What is bone grafting?
Bone grafting is a procedure to rebuild bone in the bone deficient areas of your jaw. This procedure allows for the placement of a dental implant or for repairs of the supporting bone around your teeth that could have been affected by periodontal disease.
Why do I need Bone Grafting?
Your jawbone is stimulated by your tooth root, same as exercise stimulates your muscles. When you experience missing teeth, your jawbone is no longer stimulated by that root, which makes it shrink. This can have a major effect on the rest of your mouth. If this occurs, you might not have sufficient amount of bone required to place a dental implant.
What does bone grafting involve?
The bone grafting used for the procedure can come from your jaw, hip, tibia (below the knee) or from a tissue bank. Special membranes may be used to protect the bone graft and promote natural healing / bone growth – known as guided bone regeneration.
What are the benefits of bone grafting?
- By regenerating bone tissue, it allows patients to receive dental implants.
- For patients that are suffering from periodontal disease, bone grafting will repair the supporting bone around the teeth, significantly improving your oral health.
- Increase the stability, strength and longevity of your natural teeth
- Improvement in function and esthetic appearance
Sinus Lift Procedure
What is a Sinus Lift procedure?
The maxillary sinuses are behind your cheeks and on top of the upper teeth. Sinuses are like empty rooms that have nothing in them. The bottom, or ‘floor’, of the maxillary sinus is indicated by the black arrows on this standard dental x-ray. Some of the roots of the natural upper teeth extend up into the maxillary sinuses. When these upper teeth are removed, there is often just a thin wall of bone separating the maxillary sinus and the mouth. Dental implants need bone to hold them in place. When the sinus wall is very thin, it is impossible to place dental implants in this bone.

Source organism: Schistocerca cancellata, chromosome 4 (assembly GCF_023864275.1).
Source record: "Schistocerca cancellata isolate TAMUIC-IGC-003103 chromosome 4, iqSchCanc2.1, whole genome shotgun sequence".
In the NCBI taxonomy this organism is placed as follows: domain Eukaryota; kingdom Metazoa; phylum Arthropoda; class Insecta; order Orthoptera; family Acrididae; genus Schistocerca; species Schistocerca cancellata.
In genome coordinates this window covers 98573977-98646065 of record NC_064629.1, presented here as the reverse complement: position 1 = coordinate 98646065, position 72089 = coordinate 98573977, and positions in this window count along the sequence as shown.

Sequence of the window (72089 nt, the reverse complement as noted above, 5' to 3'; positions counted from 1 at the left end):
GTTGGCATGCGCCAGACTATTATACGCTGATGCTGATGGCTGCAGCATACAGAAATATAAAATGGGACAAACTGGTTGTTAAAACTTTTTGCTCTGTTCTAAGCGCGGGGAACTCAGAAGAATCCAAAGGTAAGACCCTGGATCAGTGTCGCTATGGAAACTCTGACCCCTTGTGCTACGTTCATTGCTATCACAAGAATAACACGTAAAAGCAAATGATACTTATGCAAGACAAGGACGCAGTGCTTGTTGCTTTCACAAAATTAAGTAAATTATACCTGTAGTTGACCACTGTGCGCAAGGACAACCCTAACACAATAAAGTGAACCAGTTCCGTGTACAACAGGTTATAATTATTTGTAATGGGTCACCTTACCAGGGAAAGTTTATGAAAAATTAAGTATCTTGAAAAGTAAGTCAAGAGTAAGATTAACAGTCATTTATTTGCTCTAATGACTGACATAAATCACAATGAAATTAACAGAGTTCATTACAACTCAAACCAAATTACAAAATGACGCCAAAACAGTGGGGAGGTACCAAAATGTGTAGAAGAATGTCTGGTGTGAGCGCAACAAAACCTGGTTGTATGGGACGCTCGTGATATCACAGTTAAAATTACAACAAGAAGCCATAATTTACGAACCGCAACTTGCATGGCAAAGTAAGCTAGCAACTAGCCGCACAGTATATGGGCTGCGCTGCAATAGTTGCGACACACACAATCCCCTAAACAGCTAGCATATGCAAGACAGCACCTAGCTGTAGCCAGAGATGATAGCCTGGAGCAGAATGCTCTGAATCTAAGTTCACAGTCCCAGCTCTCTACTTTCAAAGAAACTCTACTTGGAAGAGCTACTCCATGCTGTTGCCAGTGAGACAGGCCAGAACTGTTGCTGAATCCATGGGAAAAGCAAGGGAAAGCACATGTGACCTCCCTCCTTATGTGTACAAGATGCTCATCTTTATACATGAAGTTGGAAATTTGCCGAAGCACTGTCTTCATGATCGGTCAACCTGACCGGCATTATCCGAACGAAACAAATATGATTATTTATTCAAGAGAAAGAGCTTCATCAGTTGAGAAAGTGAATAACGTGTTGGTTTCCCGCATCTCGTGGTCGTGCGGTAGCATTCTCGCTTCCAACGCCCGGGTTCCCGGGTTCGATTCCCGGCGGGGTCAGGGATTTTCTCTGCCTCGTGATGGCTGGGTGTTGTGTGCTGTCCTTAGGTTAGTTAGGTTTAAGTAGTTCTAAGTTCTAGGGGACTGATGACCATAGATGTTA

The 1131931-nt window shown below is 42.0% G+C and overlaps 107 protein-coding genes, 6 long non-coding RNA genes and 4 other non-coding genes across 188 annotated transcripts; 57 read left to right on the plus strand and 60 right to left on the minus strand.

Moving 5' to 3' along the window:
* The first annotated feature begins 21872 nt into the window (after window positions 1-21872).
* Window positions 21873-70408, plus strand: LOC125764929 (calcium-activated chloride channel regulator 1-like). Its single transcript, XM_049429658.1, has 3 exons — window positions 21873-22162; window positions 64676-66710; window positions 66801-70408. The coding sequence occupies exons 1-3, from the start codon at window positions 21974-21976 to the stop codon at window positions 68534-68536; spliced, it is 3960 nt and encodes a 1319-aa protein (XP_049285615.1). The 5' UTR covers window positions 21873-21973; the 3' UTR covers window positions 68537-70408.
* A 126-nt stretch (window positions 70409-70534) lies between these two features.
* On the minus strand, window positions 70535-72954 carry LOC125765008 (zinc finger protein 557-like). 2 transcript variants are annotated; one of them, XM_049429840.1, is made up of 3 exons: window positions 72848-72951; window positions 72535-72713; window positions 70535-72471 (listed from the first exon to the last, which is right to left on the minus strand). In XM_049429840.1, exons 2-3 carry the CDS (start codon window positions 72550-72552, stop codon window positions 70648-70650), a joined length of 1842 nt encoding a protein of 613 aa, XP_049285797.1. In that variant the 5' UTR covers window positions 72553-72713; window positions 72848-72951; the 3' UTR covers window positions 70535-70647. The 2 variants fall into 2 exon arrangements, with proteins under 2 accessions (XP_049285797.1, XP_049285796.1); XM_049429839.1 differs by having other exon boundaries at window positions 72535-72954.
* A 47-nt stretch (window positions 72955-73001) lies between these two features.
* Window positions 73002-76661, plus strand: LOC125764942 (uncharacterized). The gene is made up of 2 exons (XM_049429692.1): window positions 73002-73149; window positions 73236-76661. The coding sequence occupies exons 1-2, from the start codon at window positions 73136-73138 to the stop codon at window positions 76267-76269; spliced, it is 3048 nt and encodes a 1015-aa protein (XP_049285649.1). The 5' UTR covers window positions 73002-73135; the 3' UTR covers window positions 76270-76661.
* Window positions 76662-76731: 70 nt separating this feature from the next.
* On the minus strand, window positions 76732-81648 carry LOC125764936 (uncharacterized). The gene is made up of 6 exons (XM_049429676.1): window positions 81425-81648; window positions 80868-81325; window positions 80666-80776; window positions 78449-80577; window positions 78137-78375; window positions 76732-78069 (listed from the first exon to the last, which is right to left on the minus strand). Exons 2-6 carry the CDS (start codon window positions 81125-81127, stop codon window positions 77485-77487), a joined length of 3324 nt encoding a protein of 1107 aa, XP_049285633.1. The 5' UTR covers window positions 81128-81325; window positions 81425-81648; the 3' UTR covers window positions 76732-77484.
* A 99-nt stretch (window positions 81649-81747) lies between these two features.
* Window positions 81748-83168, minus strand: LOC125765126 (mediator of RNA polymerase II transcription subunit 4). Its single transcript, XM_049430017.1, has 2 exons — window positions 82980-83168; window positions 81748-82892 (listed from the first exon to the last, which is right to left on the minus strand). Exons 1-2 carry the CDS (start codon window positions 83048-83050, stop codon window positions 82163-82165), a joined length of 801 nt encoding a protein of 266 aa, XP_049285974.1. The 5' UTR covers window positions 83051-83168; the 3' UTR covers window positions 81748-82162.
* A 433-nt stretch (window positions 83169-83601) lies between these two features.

There is a solution and it’s called a Sinus Graft or Sinus Lift. There are two techniques for the sinus lift, depending upon the amount of bone that needs to be enhanced. When a smaller enhancement is needed, the lift can be done with special instruments from within the preparation site for the implant. This is minimally invasive, and is called an indirect sinus lift when a larger augmentation is needed; the surgeon enters the sinus from the side through an incision and lifts the sinus lining (the membrane) up from the floor of the sinus. The donor bone or bone substitute, as described above under minor bone grafting, is then placed under the newly-elevated sinus lining allowing an implant to extend into this area.
If enough bone between the upper jaw ridge and the bottom of the sinus is available to stabilize the implant well, sinus augmentations and implant placement can sometimes be performed simultaneously as a single procedure. If not enough bone is available, the sinus augmentation will have to be performed first, then the graft will have to mature for several months, depending upon the type of graft material used. Once the graft has matured, the implants can be placed.
Using our i-CAT™ scanner, our surgeons can visualize the anatomy in three dimensions and in most cases determine whether a sinus lift is required, whether the indirect or direct method is appropriate, and whether the implants can be placed simultaneously.
The sinus graft makes it possible for many patients to have dental implants when years ago there was no option other than wearing loose dentures.